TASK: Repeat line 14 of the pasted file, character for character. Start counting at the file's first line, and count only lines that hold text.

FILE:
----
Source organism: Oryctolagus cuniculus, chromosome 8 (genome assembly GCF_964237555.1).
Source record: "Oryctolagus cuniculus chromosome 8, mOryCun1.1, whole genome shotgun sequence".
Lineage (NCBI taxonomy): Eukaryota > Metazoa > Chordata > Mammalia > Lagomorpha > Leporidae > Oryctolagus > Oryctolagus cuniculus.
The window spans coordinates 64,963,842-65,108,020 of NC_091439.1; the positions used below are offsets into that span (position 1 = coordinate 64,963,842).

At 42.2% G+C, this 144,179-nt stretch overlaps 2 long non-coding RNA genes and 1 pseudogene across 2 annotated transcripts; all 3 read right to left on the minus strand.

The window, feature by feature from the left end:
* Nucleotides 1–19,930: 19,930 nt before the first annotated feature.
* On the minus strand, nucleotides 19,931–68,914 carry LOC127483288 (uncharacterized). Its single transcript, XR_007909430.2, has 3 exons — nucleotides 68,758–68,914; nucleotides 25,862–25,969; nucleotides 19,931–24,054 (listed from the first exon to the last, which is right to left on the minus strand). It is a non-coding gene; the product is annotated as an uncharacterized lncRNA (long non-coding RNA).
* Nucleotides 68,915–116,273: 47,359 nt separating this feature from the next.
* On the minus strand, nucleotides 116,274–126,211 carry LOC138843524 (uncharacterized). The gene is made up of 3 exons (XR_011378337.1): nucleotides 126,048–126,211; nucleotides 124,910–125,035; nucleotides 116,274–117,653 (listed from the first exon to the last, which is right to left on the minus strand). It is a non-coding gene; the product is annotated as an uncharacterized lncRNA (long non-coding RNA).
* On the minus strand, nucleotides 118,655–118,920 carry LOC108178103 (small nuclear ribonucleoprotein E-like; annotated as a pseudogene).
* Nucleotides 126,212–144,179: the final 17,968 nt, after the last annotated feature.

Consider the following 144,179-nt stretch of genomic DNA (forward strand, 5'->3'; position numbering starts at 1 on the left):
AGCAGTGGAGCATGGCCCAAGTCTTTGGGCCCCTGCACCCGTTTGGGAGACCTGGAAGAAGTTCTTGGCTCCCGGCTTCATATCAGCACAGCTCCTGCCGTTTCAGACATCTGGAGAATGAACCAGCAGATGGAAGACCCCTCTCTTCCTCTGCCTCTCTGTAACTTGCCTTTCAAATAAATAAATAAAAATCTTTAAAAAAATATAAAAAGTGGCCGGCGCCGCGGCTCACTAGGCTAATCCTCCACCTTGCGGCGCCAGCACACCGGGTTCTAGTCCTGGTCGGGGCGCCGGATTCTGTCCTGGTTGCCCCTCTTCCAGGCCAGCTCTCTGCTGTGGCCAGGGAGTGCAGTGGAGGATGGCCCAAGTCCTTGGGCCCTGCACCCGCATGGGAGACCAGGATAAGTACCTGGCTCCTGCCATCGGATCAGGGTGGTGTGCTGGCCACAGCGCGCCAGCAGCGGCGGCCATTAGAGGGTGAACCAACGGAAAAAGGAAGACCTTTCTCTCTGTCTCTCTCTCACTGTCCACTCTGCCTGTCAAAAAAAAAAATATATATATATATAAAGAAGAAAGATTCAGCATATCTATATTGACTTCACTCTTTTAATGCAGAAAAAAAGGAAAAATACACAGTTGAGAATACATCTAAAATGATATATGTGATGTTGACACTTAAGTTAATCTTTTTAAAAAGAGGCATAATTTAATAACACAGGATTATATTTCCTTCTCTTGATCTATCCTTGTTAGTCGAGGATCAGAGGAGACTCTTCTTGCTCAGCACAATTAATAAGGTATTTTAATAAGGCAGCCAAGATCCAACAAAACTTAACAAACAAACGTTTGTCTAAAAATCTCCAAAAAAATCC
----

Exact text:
AGCAGTGGAGCATGGCCCAAGTCTTTGGGCCCCTGCACCCGTTTGGGAGACCTGGAAGAAGTTCTTGGCTCCCGGCTTCATATCAGCACAGCTCCTGCCGTTTCAGACATCTGGAGAATGAACCAGCAGATGGAAGACCCCTCTCTTCCTCTGCCTCTCTGTAACTTGCCTTTCAAATAAATAAATAAAAATCTTTAAAAAAATATAAAAAGTGGCCGGCGCCGCGGCTCACTAGGCTAATCCTCCACCTTGCGGCGCCAGCACACCGGGTTCTAGTCCTGGTCGGGGCGCCGGATTCTGTCCTGGTTGCCCCTCTTCCAGGCCAGCTCTCTGCTGTGGCCAGGGAGTGCAGTGGAGGATGGCCCAAGTCCTTGGGCCCTGCACCCGCATGGGAGACCAGGATAAGTACCTGGCTCCTGCCATCGGATCAGGGTGGTGTGCTGGCCACAGCGCGCCAGCAGCGGCGGCCATTAGAGGGTGAACCAACGGAAAAAGGAAGACCTTTCTCTCTGTCTCTCTCTCACTGTCCACTCTGCCTGTCAAAAAAAAAAATATATATATATATAAAGAAGAAAGATTCAGCATATCTATATTGACTTCACTCTTTTAATGCAGAAAAAAAGGAAAAATACACAGTTGAGAATACATCTAAAATGATATATGTGATGTTGACACTTAAGTTAATCTTTTTAAAAAGAGGCATAATTTAATAACACAGGATTATATTTCCTTCTCTTGATCTATCCTTGTTAGTCGAGGATCAGAGGAGACTCTTCTTGCTCAGCACAATTAATAAGGTATTTTAATAAGGCAGCCAAGATCCAACAAAACTTAACAAACAAACGTTTGTCTAAAAATCTCCAAAAAAATCC